"Col. Darnell Waun's Second Chance at Life,"
Jefferson Surgical Solutions: Vol. 1:
2, Article 1.
Available at: https://jdc.jefferson.edu/jss/vol1/iss2/1
Colonel Darnell Waun has been a critical care nurse for all 28 years of his career in the Air Force Nursing Corps, but only after a 2005 liver transplant at Jefferson has he fully experienced life, as he says, on "both sides of the bed rails."
In 1998, while serving as Commander of the 8th Medical Operation Squadron and Chief Nurse at Kunsan Air Force Base, Korea, Col. Waun was diagnosed with Primary Sclerosing Cholangitis (PSC). This disease, which causes the bile ducts to narrow through inflammation and scarring, progresses slowly, resulting in a 7-to-10 year life expectancy. After undergoing a partial liver resection, Col. Waun enjoyed many years of relative good health, even flying with the Air Force Air Vac Unit until 2003.
In June 2004, Col. Waun was stationed at Dover Air Force Base (AFB) in Delaware – an assignment that he highlights as a "twist of fate," as it ultimately brought him to Jefferson. He knew Jefferson oncologist Edith Mitchell, MD (a former reservist), who referred him here for a hepatology assessment. Symptoms related to PSC recurred, and he was placed on the transplant wait list on Valentine's Day 2005. "The waiting is the hardest part," he explains, "because there may be no end date. Your life revolves around staying close to the transplant center." He grew sicker, ultimately having to sleep leaning over the couch so his abdomen would not fill with fluid.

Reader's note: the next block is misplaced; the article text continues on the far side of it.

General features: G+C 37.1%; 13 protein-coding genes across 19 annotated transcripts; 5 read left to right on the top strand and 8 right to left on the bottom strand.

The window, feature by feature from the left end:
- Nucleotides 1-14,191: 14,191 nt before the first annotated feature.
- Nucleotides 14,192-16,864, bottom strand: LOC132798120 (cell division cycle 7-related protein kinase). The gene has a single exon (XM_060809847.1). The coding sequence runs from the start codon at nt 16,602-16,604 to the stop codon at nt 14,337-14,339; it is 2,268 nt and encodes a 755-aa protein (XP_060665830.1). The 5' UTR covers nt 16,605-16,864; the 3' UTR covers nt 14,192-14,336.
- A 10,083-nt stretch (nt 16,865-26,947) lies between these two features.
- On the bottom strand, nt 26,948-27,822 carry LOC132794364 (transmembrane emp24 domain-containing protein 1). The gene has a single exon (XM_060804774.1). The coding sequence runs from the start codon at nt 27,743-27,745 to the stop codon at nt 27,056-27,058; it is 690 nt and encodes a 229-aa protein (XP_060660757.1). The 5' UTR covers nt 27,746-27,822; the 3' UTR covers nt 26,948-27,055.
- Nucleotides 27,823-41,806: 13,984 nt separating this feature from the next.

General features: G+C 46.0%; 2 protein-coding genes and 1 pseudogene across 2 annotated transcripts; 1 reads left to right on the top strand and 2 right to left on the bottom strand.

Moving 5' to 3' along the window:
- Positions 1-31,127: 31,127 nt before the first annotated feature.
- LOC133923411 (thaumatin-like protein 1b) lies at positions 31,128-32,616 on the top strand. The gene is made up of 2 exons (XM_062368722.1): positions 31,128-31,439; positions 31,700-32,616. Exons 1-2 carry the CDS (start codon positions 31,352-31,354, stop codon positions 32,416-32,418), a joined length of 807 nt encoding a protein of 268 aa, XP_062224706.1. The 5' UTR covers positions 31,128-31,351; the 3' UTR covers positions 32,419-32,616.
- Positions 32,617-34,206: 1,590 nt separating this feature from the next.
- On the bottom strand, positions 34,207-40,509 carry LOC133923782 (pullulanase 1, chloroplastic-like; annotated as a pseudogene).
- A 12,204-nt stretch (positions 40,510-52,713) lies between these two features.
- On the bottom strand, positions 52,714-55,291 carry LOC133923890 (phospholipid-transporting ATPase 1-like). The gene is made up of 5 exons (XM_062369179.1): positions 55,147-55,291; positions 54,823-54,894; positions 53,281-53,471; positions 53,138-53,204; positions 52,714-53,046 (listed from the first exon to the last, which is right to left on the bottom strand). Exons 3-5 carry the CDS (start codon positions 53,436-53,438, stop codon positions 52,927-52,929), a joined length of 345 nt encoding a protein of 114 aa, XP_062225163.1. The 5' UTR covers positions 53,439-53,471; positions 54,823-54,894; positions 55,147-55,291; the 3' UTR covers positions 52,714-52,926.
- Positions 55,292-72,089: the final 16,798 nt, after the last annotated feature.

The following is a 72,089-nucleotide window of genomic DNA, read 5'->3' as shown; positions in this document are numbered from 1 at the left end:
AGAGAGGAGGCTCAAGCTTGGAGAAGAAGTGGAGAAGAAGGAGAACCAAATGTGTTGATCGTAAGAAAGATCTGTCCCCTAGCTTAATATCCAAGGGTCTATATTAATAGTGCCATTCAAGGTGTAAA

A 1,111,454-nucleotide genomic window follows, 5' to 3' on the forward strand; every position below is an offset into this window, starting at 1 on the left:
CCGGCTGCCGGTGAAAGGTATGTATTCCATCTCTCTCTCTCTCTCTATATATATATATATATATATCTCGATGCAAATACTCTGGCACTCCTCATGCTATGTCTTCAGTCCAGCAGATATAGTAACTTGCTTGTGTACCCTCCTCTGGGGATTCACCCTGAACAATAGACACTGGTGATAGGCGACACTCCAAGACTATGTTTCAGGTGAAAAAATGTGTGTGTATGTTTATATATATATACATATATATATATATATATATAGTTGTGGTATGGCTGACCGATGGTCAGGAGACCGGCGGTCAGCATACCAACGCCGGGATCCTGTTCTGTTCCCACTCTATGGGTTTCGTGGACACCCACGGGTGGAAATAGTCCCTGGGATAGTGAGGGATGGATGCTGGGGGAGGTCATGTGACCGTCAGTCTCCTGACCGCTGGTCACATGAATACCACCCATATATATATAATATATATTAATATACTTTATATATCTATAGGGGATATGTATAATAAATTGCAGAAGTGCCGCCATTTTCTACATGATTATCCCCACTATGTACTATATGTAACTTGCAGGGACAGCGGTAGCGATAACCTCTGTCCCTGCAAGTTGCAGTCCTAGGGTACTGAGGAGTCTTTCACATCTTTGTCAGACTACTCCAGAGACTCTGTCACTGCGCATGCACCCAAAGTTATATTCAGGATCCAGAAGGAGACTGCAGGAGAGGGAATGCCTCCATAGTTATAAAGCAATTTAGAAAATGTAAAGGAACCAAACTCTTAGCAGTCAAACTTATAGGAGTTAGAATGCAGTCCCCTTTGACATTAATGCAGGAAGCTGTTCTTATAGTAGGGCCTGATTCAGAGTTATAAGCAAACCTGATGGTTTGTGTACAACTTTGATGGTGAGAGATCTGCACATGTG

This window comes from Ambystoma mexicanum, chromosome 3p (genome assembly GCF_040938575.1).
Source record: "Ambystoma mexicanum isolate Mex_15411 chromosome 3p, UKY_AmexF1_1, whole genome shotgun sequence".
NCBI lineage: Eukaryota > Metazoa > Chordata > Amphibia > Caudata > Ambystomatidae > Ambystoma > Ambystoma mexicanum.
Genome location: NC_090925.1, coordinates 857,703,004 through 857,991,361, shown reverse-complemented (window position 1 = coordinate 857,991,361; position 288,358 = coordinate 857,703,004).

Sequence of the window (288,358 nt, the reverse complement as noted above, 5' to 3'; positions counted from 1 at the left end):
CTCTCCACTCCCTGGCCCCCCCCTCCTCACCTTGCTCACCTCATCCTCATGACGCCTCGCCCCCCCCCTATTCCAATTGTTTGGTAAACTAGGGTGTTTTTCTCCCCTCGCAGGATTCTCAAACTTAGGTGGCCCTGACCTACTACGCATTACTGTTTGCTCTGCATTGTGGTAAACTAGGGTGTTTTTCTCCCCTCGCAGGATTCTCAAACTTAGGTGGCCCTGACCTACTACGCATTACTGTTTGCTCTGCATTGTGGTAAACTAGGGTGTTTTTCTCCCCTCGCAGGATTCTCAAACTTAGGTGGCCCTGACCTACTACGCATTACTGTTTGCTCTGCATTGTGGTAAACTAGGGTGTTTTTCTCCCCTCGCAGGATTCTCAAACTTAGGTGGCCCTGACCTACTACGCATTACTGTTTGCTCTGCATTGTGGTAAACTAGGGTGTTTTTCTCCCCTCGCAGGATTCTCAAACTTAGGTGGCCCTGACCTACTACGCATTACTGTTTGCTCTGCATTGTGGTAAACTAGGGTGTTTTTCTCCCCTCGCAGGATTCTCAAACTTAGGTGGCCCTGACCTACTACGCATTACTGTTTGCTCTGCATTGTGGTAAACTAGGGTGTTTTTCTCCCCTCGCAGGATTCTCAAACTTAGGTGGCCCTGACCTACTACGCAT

"I’d like to be able to make a similar kind of difference in the lives of others."
On October 29th, 2005, the Colonel learned he was the back-up recipient for a liver. "It was a huge rush," he says, "but I also was aware that this could be my very last procedure." On Halloween Day, a matching liver became available, and Cataldo Doria, MD, performed the surgery. Col. Waun was discharged within 16 days and back at work on January 3, 2006, as the Commander of the 436th Medical Group at Dover AFB. He has since communicated with the donor's family, who has experienced both sides of transplant surgery. The donor's brother had received a heart transplant.
Col. Waun retires this summer from the Air Force, but is considering becoming a transplant coordinator. "I'd like to be able to make a similar kind of difference in the lives of others," he says, "although I firmly believe that there is also something bigger that plays a hand."
The Surgeon Speaks"Every liver transplant is extremely difficult. However, Col. Waun's 8-hour surgery stands out as one of the most complex of my career. His previous liver surgeries - a liver resection, where part of the liver is removed, and a bile duct reconstruction — contributed to changes in how the organs were arranged in the abdomen. The liver becomes very hard, as the venous system that brings blood to the tissue has become obstructed, and the walls of the veins enlarge. Every time a surgeon opens and closes the abdomen, there may be inflammation and adhesions. In subsequent procedures you are not provided with the usual anatomical reference points and must envision how previous surgeries modified the anatomy. In some cases previous surgeries can cause a patient to be deemed untransplantable. Col. Waun's case demonstrates that — even against the greatest odds — it is possible to save a life through a transplant. As a transplant center, Jefferson continues to embrace even the most difficult cases."
--Cataldo Doria, MD, PhD
Interim Director, Transplant Division